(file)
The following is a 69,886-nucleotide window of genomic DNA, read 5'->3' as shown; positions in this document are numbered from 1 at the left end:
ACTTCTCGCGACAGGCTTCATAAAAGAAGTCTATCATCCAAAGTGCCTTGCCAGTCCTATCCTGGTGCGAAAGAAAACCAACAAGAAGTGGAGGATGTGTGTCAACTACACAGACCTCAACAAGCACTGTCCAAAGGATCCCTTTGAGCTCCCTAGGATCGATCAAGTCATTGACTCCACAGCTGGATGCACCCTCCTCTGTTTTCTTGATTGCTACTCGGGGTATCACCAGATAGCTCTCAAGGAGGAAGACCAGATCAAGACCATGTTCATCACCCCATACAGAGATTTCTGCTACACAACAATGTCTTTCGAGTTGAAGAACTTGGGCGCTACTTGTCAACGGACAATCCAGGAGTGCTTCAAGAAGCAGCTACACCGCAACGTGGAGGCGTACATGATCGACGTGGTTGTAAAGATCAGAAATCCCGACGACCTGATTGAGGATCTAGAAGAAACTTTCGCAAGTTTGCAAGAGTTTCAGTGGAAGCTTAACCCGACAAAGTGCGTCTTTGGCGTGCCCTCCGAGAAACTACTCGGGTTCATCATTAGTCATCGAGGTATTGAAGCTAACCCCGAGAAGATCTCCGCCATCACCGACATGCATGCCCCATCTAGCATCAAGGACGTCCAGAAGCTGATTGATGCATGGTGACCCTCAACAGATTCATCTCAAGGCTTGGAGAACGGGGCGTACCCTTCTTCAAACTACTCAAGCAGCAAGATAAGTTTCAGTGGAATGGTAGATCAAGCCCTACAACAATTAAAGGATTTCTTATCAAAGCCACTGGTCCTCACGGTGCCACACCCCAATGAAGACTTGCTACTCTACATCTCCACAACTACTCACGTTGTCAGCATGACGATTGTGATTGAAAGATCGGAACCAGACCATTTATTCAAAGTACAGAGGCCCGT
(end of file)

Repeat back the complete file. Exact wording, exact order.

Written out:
The following is a 69,886-nucleotide window of genomic DNA, read 5'->3' as shown; positions in this document are numbered from 1 at the left end:
ACTTCTCGCGACAGGCTTCATAAAAGAAGTCTATCATCCAAAGTGCCTTGCCAGTCCTATCCTGGTGCGAAAGAAAACCAACAAGAAGTGGAGGATGTGTGTCAACTACACAGACCTCAACAAGCACTGTCCAAAGGATCCCTTTGAGCTCCCTAGGATCGATCAAGTCATTGACTCCACAGCTGGATGCACCCTCCTCTGTTTTCTTGATTGCTACTCGGGGTATCACCAGATAGCTCTCAAGGAGGAAGACCAGATCAAGACCATGTTCATCACCCCATACAGAGATTTCTGCTACACAACAATGTCTTTCGAGTTGAAGAACTTGGGCGCTACTTGTCAACGGACAATCCAGGAGTGCTTCAAGAAGCAGCTACACCGCAACGTGGAGGCGTACATGATCGACGTGGTTGTAAAGATCAGAAATCCCGACGACCTGATTGAGGATCTAGAAGAAACTTTCGCAAGTTTGCAAGAGTTTCAGTGGAAGCTTAACCCGACAAAGTGCGTCTTTGGCGTGCCCTCCGAGAAACTACTCGGGTTCATCATTAGTCATCGAGGTATTGAAGCTAACCCCGAGAAGATCTCCGCCATCACCGACATGCATGCCCCATCTAGCATCAAGGACGTCCAGAAGCTGATTGATGCATGGTGACCCTCAACAGATTCATCTCAAGGCTTGGAGAACGGGGCGTACCCTTCTTCAAACTACTCAAGCAGCAAGATAAGTTTCAGTGGAATGGTAGATCAAGCCCTACAACAATTAAAGGATTTCTTATCAAAGCCACTGGTCCTCACGGTGCCACACCCCAATGAAGACTTGCTACTCTACATCTCCACAACTACTCACGTTGTCAGCATGACGATTGTGATTGAAAGATCGGAACCAGACCATTTATTCAAAGTACAGAGGCCCGT